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Shall We Do Politics or Learn Some Maths Today? Representing and Interrogating Social Inequality

  • Paul Dowling
  • Jeremy Burke
Part of the Advances in Mathematics Education book series (AME)

Abstract

In this chapter we shall first introduce a schema that describes strategies of representation in terms of whether representation is explicit or tacit and whether it is oriented in consonance or dissonance with dominant or expected patterns, in this case of social inequality. We shall then use this schema to describe the construction of gender and social class in school textbooks, giving some attention to the contexts of their use. We shall argue that addressing social inequalities demands explicit, dissonant strategies, referred to here as interrogation. However, by reflecting on a particular critical mathematics lesson apparently interrogating racial inequality, we conclude that interrogation itself is likely to lead to misrepresentation where the mathematical activity is foregrounded and mathematics is likely to lose out where it is not. Ultimately, we may be left with the choice of whether to do politics or to teach mathematics.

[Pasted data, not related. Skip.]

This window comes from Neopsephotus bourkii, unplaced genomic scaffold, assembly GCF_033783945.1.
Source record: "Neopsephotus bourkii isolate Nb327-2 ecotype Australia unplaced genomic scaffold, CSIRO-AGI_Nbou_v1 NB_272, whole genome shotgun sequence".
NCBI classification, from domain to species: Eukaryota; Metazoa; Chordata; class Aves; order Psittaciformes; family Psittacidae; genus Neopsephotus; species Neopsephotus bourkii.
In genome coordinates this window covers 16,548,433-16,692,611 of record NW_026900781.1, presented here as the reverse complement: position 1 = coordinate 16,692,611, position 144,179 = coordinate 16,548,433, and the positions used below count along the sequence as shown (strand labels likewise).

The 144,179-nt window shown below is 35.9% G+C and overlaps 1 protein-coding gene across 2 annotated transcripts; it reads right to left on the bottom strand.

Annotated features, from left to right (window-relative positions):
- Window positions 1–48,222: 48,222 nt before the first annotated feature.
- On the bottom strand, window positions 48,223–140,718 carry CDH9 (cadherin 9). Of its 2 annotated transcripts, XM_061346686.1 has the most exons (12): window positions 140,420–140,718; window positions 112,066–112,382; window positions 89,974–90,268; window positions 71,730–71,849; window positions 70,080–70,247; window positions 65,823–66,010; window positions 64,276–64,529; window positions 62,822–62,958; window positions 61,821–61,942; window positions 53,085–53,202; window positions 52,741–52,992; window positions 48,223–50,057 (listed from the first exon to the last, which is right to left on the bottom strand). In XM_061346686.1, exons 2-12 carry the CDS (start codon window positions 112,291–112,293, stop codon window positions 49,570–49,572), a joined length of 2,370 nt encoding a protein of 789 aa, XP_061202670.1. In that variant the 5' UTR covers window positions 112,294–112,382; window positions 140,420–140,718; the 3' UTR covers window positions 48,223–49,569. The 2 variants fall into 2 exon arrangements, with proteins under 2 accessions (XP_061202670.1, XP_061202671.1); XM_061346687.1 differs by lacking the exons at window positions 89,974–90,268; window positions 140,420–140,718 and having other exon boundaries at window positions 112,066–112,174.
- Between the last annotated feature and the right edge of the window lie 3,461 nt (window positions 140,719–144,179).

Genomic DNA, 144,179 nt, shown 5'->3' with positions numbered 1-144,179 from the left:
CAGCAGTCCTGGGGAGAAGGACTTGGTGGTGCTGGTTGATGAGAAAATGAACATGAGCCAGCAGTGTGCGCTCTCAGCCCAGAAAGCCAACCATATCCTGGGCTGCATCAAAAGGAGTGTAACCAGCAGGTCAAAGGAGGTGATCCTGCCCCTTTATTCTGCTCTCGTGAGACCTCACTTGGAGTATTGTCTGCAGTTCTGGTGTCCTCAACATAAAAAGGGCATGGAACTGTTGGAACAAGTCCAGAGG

Keywords

Social Class Social Inequality Mathematics Lesson Mathematical Discourse Mathematics Textbook 
These keywords were added by machine and not by the authors. This process is experimental and the keywords may be updated as the learning algorithm improves.

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Copyright information

© Springer-Verlag Berlin Heidelberg 2012

Authors and Affiliations

  1. 1.Institute of EducationUniversity of LondonLondonUK
  2. 2.Kings College LondonLondonUK

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